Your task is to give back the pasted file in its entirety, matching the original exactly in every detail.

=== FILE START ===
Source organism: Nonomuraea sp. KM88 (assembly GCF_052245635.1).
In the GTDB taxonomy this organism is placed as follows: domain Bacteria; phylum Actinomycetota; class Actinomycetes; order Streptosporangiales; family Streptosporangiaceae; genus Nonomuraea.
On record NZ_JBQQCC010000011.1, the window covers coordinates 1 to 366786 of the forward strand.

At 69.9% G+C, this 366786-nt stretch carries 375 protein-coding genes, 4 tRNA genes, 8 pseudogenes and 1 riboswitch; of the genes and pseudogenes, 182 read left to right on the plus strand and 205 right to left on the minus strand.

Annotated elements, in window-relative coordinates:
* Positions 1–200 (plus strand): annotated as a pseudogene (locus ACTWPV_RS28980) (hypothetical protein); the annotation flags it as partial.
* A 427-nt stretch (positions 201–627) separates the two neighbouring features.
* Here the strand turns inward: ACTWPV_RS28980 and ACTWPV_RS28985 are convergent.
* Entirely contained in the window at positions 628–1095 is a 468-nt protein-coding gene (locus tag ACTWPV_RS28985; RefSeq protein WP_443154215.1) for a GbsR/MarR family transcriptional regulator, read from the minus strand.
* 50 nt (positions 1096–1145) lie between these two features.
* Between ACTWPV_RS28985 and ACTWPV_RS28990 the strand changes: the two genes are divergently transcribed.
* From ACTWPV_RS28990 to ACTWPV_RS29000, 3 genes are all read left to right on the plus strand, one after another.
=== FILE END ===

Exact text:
Source organism: Nonomuraea sp. KM88 (assembly GCF_052245635.1).
In the GTDB taxonomy this organism is placed as follows: domain Bacteria; phylum Actinomycetota; class Actinomycetes; order Streptosporangiales; family Streptosporangiaceae; genus Nonomuraea.
On record NZ_JBQQCC010000011.1, the window covers coordinates 1 to 366786 of the forward strand.

At 69.9% G+C, this 366786-nt stretch carries 375 protein-coding genes, 4 tRNA genes, 8 pseudogenes and 1 riboswitch; of the genes and pseudogenes, 182 read left to right on the plus strand and 205 right to left on the minus strand.

Annotated elements, in window-relative coordinates:
* Positions 1–200 (plus strand): annotated as a pseudogene (locus ACTWPV_RS28980) (hypothetical protein); the annotation flags it as partial.
* A 427-nt stretch (positions 201–627) separates the two neighbouring features.
* Here the strand turns inward: ACTWPV_RS28980 and ACTWPV_RS28985 are convergent.
* Entirely contained in the window at positions 628–1095 is a 468-nt protein-coding gene (locus tag ACTWPV_RS28985; RefSeq protein WP_443154215.1) for a GbsR/MarR family transcriptional regulator, read from the minus strand.
* 50 nt (positions 1096–1145) lie between these two features.
* Between ACTWPV_RS28985 and ACTWPV_RS28990 the strand changes: the two genes are divergently transcribed.
* From ACTWPV_RS28990 to ACTWPV_RS29000, 3 genes are all read left to right on the plus strand, one after another.